We saw the most recent Star Wars movie on Amazon Prime last night. It was action packed and entertaining. But overall George Lucas's reputation for directing has nothing to worry about. JJ Abrams threw everything in his directorial playbook at the latest movie in the franchise. Barely crested the Jar Jar Binks bar for good story telling. But again....entertaining. The popcorn was great.

Hope everyone is well. Maybe tomorrow I'll write about coming to grips with my fascination concerning the old, used Leica SLs. But maybe not. Maybe I'll just shrug my shoulders and get another fp. I know those are great. 

In a great mood this morning. Here's why:

 I can't do much about a pandemic. Sure, I can do my part by staying away from everyone and washing my hands a lot, but I can't cure a virus or save jobs. I can't do anything for the people who may not make it through this except to remember them and remember them well. But I can appreciate what I still have and what we still have. I can decide to worry a little and then put that worry aside to make room for daily doses of happiness and joy.

We got up late and it was still just 55 degrees outside. We went for a walk together and the sun was nestled into one of the clearest blue skies I've seen. As we left our house we looked up at our little forest of giant live oak trees and marveled at how healthy they look right now. They'd been a bit leaf-sparse and wane in the Fall and we had them deep fertilized. They appreciated our efforts and are rewarding us with a lush green canopy.

As we walked through our neighborhood we talked about the news of the day. Things will get worse. Then they will get better. Hope is more pleasant than despair. Everyone in our families is healthy for now. We hope it stays that way. It's true that I can't swim right now; I would but the pools are all closed. But I also love walking and so I walk for an hour with Belinda in the mornings and I take a longer and brisker walk later in the day. Videos about swimming technique help remind me of what I need to work on, technique-wise, when the pools re-open.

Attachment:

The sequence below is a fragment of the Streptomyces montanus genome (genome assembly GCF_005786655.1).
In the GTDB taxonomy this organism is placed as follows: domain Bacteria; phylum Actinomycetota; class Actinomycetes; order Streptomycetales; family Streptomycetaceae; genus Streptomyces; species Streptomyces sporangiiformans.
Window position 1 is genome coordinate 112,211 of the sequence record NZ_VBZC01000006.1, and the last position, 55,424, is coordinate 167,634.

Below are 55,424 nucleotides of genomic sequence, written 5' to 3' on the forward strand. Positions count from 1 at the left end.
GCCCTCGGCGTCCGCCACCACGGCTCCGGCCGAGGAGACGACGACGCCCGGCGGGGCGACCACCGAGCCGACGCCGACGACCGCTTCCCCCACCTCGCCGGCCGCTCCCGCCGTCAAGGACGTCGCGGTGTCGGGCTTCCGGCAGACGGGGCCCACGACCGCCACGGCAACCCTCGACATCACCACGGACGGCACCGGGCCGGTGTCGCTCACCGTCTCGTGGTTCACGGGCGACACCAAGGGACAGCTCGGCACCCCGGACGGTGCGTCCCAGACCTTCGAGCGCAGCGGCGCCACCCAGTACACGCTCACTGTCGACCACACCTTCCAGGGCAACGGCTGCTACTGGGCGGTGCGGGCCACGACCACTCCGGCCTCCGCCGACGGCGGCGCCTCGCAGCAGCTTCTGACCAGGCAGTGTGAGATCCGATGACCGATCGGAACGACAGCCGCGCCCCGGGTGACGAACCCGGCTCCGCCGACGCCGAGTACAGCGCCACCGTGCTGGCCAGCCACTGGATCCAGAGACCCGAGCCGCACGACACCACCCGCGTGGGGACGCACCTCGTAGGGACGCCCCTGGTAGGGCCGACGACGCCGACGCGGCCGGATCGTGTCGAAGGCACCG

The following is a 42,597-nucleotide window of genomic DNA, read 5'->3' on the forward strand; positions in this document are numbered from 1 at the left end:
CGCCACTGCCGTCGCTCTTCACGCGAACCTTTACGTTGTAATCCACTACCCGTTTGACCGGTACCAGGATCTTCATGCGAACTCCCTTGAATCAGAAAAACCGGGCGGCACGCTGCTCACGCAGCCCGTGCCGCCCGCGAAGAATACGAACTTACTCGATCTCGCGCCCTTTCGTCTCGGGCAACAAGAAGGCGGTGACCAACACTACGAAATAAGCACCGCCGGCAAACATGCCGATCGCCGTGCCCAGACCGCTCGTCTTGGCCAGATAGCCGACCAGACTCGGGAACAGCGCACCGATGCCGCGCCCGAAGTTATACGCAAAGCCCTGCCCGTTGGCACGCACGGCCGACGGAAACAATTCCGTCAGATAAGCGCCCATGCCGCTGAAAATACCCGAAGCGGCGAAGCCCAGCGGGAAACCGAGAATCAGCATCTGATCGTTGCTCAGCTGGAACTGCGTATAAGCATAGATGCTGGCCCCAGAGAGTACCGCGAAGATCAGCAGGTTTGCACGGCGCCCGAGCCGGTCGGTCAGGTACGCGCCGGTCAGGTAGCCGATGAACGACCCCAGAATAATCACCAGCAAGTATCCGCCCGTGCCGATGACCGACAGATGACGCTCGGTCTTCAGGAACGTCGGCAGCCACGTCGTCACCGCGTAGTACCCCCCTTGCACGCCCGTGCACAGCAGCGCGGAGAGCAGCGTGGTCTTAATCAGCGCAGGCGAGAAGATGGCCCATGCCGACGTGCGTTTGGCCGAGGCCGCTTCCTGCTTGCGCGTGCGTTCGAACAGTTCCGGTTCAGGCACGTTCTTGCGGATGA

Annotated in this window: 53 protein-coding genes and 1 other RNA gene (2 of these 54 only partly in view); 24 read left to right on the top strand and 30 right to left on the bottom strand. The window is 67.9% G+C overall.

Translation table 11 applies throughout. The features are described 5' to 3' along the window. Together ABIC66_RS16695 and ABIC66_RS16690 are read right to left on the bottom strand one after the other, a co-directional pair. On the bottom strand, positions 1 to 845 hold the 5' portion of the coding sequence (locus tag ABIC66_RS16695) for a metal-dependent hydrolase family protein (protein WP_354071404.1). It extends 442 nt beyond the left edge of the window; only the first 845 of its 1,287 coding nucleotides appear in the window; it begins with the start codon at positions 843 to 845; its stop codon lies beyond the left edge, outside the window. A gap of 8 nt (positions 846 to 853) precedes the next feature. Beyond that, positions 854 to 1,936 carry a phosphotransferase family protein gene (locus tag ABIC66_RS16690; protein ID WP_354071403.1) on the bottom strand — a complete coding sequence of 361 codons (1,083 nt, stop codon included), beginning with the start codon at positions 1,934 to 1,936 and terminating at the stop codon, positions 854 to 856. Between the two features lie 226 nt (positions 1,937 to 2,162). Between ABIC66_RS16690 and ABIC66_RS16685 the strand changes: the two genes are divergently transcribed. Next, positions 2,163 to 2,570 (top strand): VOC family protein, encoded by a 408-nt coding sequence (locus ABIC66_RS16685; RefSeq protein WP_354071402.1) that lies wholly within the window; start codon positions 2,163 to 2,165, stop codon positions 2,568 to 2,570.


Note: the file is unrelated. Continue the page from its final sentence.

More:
We've lived through recessions many times with little but residual fumes in our bank accounts but this time around we're coming off a prosperous year and many profitable assignments. I'm still wrapping up a few projects. We can coast for a while. No panicking in 2020...

Austinites, in general, seems to be hewing to the new rules about social distancing and community safety. We're not a big hot spot yet. I hope we, as a community, continue to work on our efforts to stay safe. We'll have streamlined coffee to-go practices in no time...

I worked on my home coffee techniques yesterday and I made a perfect cup of coffee today. Absolutely perfect. I think I've got a winning formula figured out which dulls my ardor for coffee from the outside. I miss seeing familiar faces and hearing the steam release from the espresso machines. 

We've been eating well. Last night it was fresh trout with a lemon caper sauce, roasted cauliflower and mashed sweet potatoes. We're stocked up with groceries and produce for at least the next week and a half. 

We're staying entertained. I love writing the blog. We both love reading novels, and last night I splurged and paid Amazon  for a rental on the latest Star Wars movie, which we missed at the theaters. So, $6 bucks for an evening of entertainment. We even made popcorn. And, happily, no teen agers texting in the rows in front of us...

I seem to have lost my insistent desire for a constant flow of new cameras. I'm saving thousands of dollars at a whack. I've deduced that part of my ability to rationalize even the most extravagant investments in cameras was based partly on the idea that I needed this or that new camera so I could deliver the latest expert results to my clients. I could justify the expense in the moment with the promise that each new piece would help leverage my skills into more profitable engagements. 

When all clients go away so does that rationale. Now I seem happy to shoot for days and weeks with the same small collection of really good cameras. So far I'm even resisting the lure of the Leica song.